What were some of the more challenging topics to research, and why?

 

Historians, other academics, veterinarians, sheep and fire experts: they were all essential to an authentic story and so enormously helpful. But the most challenging research was on Aboriginal historical aspects.

I found it disturbing and confronting to learn about really quite recent Australian history: the brutal policy and force of the NSW Aborigines Welfare Board (as it was known from 1940), about the domestic servitude of young —very young—Aboriginal girls. In addition,  for The Burnt Country I explored an aspect I knew littleabout: ‘exemption certificates.’ These certificates were granted by the relevant state Aborigines Board and relieved a person from the strict laws regulating all Aboriginal people. But the conditions could be draconian and often divided families.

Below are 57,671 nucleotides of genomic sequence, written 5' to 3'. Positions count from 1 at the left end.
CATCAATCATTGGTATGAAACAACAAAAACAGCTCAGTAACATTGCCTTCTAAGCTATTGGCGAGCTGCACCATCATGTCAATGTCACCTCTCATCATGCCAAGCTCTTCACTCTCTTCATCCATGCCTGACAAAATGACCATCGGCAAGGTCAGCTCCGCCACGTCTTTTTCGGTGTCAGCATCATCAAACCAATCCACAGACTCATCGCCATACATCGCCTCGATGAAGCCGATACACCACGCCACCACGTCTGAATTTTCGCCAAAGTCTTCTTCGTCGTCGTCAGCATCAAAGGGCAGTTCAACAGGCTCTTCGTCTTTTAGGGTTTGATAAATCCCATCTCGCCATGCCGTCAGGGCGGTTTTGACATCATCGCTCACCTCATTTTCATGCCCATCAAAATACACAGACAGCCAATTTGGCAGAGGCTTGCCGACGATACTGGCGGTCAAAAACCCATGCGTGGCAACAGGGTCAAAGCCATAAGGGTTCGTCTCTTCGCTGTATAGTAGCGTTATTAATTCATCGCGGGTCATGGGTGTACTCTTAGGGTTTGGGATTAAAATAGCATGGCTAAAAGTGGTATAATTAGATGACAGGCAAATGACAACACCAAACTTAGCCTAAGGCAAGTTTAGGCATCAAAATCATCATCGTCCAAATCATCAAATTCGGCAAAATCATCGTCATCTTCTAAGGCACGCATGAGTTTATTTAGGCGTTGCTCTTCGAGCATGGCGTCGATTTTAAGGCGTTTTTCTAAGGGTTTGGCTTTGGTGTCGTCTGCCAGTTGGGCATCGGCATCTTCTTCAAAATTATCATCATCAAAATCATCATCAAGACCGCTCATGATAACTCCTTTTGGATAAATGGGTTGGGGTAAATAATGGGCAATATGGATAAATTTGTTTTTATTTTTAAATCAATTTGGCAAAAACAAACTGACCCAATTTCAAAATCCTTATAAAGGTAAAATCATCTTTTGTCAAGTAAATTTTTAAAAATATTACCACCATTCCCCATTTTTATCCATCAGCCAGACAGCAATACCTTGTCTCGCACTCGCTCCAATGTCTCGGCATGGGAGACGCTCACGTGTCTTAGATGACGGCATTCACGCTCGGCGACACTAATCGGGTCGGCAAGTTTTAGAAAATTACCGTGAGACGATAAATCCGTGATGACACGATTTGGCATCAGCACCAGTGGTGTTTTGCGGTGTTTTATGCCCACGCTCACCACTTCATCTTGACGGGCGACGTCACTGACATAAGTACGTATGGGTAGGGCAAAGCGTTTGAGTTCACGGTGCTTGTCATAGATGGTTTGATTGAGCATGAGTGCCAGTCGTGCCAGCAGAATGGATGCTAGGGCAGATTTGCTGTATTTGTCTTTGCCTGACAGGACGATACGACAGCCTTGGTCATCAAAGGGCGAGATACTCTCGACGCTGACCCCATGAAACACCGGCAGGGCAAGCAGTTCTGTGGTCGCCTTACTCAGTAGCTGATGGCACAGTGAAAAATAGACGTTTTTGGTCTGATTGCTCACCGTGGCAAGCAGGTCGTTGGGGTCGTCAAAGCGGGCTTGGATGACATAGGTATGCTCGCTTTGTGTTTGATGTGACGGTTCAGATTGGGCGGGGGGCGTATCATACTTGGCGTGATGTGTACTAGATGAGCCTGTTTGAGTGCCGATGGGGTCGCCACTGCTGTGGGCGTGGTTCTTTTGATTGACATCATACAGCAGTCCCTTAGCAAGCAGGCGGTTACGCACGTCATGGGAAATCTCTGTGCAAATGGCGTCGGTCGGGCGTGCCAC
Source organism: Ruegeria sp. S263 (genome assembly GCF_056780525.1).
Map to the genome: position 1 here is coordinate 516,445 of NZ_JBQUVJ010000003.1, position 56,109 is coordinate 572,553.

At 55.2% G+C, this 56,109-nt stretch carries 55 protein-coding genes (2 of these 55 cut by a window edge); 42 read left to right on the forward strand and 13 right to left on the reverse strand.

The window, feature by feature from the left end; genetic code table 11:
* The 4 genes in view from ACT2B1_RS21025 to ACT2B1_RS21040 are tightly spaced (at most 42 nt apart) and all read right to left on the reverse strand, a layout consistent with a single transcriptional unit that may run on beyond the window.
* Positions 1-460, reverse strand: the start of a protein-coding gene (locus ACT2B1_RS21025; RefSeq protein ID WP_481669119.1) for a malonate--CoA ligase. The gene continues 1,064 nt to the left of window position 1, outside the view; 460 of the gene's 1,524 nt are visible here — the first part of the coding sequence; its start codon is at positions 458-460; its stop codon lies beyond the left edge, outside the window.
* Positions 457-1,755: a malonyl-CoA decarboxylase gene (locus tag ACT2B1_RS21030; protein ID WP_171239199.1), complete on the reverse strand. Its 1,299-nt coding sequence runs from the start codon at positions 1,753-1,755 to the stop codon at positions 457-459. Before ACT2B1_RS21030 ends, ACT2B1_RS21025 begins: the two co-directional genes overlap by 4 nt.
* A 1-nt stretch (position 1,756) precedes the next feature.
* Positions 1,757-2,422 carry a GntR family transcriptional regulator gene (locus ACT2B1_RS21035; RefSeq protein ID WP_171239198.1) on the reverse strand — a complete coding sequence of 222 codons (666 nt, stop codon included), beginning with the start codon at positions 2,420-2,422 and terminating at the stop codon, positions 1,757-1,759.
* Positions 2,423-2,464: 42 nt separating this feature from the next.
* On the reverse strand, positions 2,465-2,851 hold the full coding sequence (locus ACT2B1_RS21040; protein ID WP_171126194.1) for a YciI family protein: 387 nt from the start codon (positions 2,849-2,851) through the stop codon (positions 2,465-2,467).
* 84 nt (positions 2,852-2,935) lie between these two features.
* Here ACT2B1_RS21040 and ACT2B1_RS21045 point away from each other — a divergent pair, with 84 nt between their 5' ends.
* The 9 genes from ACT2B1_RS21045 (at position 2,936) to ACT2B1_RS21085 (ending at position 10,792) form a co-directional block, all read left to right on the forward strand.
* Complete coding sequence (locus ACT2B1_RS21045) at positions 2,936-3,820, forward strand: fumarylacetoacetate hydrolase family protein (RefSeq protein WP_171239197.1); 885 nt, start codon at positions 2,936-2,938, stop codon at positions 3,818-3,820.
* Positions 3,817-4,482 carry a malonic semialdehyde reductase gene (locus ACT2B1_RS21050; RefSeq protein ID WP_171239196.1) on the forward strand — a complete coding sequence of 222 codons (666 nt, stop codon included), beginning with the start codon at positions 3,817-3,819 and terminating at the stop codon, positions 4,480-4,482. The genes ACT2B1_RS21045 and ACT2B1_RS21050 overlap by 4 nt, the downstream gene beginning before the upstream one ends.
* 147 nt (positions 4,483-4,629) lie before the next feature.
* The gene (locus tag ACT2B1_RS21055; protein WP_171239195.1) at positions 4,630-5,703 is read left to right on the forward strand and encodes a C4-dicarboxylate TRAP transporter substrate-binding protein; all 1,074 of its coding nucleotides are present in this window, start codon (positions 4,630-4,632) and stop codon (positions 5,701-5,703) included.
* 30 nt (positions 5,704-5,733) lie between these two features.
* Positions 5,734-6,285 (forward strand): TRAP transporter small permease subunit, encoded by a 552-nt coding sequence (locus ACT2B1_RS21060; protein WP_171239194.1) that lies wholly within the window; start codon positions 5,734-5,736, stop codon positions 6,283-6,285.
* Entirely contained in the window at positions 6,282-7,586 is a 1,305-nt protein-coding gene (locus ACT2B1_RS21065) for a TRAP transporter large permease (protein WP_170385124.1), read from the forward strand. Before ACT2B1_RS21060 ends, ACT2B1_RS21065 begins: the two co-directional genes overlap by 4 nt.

I was very fortunate to get guidance from a distinguished academic, Dr Katherine Ellinghaus. Through Dr Ellinghaus, I was wonderfully able to meet Aunty Judi Wickes, an academic and an Aboriginal Elder, who has explored the terrible impact of exemption certificates in her own family’s history. Aunty Judi was enormously helpful in guiding me on the implications for the exempted person and their descendants.

I found it easy to read this not having read the previous book – but would you recommend people read them in order, or does it not matter?

 

I’d be thrilled for people to read both and if they can, in order, with The Woolgrower’s Companion first. But The Burnt Country (the second book) is standalone so can happily be read by itself.

 

Finally, are you planning further stories for Kate and her friends, or is there a new project on the horizon?